Magazine article The American Conservative

Why the Right Doesn't Win: How Blue States and Christian Factionalism Keep Conservatives at Bay

Magazine article The American Conservative

Why the Right Doesn't Win: How Blue States and Christian Factionalism Keep Conservatives at Bay

Article excerpt

A Republican from the party establishment enters the presidential race and immediately tops the polls. A few months later, he trails a politically inexperienced but media-mesmerizing businessman. The story of Jeb Bush and Donald Trump? Yes--but also the story of Mitt Romney and Herman Cain in late 2011. And a glimpse back at the early months of GOP contests in 2008 and 2012 suggests what's to come in 2016: a Christian conservative leaps to first or second place, surprising the pundits, only to lose at last to the inevitable establishment nominee.

This is no inscrutable design of fate. The Republican Party's knack for nominating Bushes and Romneys and McCains has a reason, just as there are reasons why certain kinds of opponents catch on. Nate Cohn of the New York Times supplies a piece of the puzzle in a story headlined "The Surprising Power of Blue-State Republicans" But there's a deeper philosophical explanation for why the GOP perpetually fails to nominate another conservative like Barry Goldwater or Ronald Reagan--conservatism itself has lost its identity to politics.

The truth is that leaders like McCain, Romney, and the Bushes represent the GOP as a whole better than right-wing candidates do. Contrary to caricature, the GOP is not just the party of the South and relatively underpopulated states in the Midwest. Cohn's headline calls the power of blue-state Republicans surprising, but it shouldn't be: the majority of Americans live in blue states--that's why Obama won the last two elections--and one would expect a national political party to draw a great proportion of its presidential delegates from the states where more Americans actually live.

Geography is ideology, at least in part. Blue-state Republicans may still identify as conservatives, but their conservatism is quite different from that of their red-state counterparts. As Cohn reports:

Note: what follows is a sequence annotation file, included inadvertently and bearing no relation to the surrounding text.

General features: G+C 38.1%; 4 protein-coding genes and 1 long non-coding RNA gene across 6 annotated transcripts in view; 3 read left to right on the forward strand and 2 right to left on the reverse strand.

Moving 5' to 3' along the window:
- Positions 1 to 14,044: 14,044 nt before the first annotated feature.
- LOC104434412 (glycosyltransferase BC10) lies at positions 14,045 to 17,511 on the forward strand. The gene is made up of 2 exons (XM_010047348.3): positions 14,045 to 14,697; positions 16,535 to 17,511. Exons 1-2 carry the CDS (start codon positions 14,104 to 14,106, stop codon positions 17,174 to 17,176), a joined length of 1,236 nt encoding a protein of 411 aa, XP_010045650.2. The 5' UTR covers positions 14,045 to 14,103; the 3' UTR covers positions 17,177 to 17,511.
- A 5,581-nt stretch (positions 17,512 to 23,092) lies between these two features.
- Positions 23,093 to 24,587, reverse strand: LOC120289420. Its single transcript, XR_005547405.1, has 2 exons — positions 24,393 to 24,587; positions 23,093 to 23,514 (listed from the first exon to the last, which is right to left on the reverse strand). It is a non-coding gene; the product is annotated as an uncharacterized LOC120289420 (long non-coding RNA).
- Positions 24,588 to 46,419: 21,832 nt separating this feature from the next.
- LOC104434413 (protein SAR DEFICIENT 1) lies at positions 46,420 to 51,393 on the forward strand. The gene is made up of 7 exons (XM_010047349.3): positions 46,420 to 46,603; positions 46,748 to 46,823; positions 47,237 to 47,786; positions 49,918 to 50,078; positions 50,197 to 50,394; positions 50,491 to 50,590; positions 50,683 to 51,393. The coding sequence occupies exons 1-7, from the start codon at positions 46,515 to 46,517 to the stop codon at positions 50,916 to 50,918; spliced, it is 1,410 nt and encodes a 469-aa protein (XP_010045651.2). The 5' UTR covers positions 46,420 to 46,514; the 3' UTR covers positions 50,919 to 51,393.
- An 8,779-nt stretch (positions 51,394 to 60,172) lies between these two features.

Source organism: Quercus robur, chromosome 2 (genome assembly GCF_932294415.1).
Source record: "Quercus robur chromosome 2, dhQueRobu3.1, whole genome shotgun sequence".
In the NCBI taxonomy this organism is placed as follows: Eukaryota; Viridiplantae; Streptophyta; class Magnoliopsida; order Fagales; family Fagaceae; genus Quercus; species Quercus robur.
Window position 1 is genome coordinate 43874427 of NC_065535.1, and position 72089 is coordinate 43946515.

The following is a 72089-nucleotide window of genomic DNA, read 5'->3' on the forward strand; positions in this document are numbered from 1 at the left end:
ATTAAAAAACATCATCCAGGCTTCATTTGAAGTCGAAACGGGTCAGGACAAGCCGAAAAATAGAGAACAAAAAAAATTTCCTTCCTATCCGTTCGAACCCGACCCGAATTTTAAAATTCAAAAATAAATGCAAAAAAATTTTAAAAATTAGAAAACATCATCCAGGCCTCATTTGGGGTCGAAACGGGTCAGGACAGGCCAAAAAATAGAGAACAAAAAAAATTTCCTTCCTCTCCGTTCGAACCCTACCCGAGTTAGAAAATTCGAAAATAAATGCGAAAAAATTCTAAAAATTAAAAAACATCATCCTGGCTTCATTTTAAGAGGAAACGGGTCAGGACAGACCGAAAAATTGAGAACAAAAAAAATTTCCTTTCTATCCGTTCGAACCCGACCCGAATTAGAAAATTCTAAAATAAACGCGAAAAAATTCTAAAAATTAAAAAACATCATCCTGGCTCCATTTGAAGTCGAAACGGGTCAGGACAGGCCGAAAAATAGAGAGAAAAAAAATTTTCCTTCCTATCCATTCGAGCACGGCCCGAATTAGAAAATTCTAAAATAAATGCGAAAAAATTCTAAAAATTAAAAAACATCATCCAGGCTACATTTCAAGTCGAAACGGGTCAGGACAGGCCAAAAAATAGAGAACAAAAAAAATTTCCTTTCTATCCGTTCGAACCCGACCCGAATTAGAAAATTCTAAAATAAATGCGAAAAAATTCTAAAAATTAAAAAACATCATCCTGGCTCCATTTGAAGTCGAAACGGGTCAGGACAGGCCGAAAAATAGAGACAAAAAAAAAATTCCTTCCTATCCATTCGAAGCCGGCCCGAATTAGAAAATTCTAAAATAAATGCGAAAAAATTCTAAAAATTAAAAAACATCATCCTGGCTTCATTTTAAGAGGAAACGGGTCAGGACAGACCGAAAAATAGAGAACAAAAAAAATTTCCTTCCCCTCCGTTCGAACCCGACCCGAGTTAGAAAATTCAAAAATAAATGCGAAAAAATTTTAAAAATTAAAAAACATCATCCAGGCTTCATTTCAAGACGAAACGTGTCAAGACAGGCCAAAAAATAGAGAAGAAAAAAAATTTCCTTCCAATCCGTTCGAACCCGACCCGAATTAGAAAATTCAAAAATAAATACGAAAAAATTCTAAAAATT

According to an analysis of Pew Research and exit-poll
   data, blue-state Republicans tend to be more
   urban, more moderate, less religious and more
   affluent. A majority of red-state Republicans are
   evangelical Christians, believe society should discourage
   homosexuality, think politicians should
   do what it takes to undermine the Affordable Care
   Act and want politicians to stand up for their positions,
   even if that means little gets done in Washington.
   A majority of blue-state Republicans differ
   on every count.

The blue states hold the keys to victory for establishment candidates: "Mr. McCain and Mr. Romney won every blue-state primary in 2008 and 2012" Cohn notes, "making it all but impossible for their more conservative challengers to win the nomination" Indeed, "Mr. Romney lost all but one red-state primary held before his principal opponent dropped out of the race"--that opponent being Rick Santorum, who a few months earlier had seemed utterly hopeless. Santorum lost his Senate seat in blue-state Pennsylvania in 2006. But in red-state presidential primaries six years later, he was formidable.

The division between blue-state and red-state Republicans by itself, however, is not enough to account for the party's seeming inability to nominate anyone to the right of Romney or McCain. There remains a mystery: in the past generation, even as the GOP has come to be viewed as more right-wing than ever, conservatives have actually fared worse in its presidential primaries. In just 16 years between 1964 and 1980, conservatives won the Republican nomination twice. In the 36 years since Reagan left office, conservatives have never won it.

There were plenty of blue-state Republicans in the days of Goldwater and Reagan, of course, and even back then the party had distinct factions of conservatives and liberals--"Rockefeller Republicans," as they were called. Why, then, did conservatives succeed in 1964 and 1980 but never again?

The answer lies in a development that appeared for the first time in 1988: the emergence of a distinct religious right or social-conservative candidate. …

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